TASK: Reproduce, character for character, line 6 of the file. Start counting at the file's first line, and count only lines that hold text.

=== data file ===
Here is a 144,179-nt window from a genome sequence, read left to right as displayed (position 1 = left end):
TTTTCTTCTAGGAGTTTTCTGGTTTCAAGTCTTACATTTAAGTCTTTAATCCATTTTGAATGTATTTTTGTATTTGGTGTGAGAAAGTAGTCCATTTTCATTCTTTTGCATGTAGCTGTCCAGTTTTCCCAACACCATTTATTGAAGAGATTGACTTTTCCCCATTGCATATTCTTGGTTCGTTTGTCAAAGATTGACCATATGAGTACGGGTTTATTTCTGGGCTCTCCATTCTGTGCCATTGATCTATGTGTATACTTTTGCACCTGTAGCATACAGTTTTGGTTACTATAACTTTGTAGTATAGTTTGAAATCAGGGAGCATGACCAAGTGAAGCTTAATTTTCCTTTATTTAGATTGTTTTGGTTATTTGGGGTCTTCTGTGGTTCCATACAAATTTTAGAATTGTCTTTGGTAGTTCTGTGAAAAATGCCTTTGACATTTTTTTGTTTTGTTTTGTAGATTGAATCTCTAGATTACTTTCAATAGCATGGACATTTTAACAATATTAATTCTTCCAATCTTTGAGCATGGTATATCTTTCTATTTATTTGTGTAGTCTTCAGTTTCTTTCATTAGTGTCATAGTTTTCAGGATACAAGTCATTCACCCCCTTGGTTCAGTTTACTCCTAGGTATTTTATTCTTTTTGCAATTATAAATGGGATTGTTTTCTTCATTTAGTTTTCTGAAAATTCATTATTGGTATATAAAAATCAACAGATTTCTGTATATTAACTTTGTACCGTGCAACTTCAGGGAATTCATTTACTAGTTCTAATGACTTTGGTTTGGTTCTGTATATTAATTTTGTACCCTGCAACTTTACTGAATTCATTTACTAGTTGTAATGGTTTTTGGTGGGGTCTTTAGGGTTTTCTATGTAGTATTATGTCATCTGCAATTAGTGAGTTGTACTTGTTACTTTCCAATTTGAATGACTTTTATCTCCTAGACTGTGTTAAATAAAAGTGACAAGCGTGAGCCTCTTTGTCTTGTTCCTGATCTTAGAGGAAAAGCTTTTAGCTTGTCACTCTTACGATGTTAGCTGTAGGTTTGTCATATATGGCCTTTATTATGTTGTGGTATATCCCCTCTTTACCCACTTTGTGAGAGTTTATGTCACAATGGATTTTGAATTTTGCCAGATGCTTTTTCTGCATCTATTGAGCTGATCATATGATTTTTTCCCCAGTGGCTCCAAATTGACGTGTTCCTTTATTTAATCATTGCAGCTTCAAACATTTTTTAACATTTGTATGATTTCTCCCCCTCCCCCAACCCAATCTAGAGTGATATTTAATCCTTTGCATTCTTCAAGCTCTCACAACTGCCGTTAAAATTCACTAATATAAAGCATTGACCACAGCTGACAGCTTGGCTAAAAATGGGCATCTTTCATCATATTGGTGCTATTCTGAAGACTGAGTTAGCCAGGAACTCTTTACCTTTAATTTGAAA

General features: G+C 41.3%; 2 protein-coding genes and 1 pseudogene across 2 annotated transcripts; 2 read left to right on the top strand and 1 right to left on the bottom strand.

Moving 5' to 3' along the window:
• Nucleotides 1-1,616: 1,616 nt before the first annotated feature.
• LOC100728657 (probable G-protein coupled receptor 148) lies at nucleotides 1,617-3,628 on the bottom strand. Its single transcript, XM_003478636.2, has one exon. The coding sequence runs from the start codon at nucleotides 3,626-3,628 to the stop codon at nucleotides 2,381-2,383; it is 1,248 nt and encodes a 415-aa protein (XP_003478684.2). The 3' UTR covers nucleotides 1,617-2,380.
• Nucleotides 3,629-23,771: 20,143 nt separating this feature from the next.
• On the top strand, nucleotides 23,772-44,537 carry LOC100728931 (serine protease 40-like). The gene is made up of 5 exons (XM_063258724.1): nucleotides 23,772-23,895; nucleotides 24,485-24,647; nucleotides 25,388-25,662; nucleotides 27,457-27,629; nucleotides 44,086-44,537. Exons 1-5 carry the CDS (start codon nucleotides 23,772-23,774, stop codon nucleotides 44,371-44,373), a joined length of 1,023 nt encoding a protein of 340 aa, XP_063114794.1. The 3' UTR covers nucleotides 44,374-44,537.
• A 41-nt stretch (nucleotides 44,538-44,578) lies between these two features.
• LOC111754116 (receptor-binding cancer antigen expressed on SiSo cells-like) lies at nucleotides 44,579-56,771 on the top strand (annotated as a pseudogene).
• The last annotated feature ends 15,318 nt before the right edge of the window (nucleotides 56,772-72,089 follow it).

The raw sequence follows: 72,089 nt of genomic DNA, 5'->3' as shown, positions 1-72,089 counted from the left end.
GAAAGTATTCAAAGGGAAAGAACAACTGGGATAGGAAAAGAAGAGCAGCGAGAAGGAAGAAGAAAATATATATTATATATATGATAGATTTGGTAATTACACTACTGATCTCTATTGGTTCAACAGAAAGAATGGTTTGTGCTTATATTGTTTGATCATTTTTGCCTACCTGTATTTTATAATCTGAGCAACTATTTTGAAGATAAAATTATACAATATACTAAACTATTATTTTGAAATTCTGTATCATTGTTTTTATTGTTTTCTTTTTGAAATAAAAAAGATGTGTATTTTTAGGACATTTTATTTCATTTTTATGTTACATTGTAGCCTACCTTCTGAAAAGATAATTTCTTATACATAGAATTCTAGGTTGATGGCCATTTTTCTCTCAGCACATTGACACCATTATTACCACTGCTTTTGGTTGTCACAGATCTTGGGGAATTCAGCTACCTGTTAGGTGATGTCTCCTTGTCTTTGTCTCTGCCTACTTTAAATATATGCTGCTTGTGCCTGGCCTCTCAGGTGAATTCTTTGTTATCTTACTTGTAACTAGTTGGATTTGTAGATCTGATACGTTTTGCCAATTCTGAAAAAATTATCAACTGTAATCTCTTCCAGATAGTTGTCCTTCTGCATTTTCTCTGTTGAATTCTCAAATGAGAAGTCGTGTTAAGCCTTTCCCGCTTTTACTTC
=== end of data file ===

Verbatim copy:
• LOC100728657 (probable G-protein coupled receptor 148) lies at nucleotides 1,617-3,628 on the bottom strand. Its single transcript, XM_003478636.2, has one exon. The coding sequence runs from the start codon at nucleotides 3,626-3,628 to the stop codon at nucleotides 2,381-2,383; it is 1,248 nt and encodes a 415-aa protein (XP_003478684.2). The 3' UTR covers nucleotides 1,617-2,380.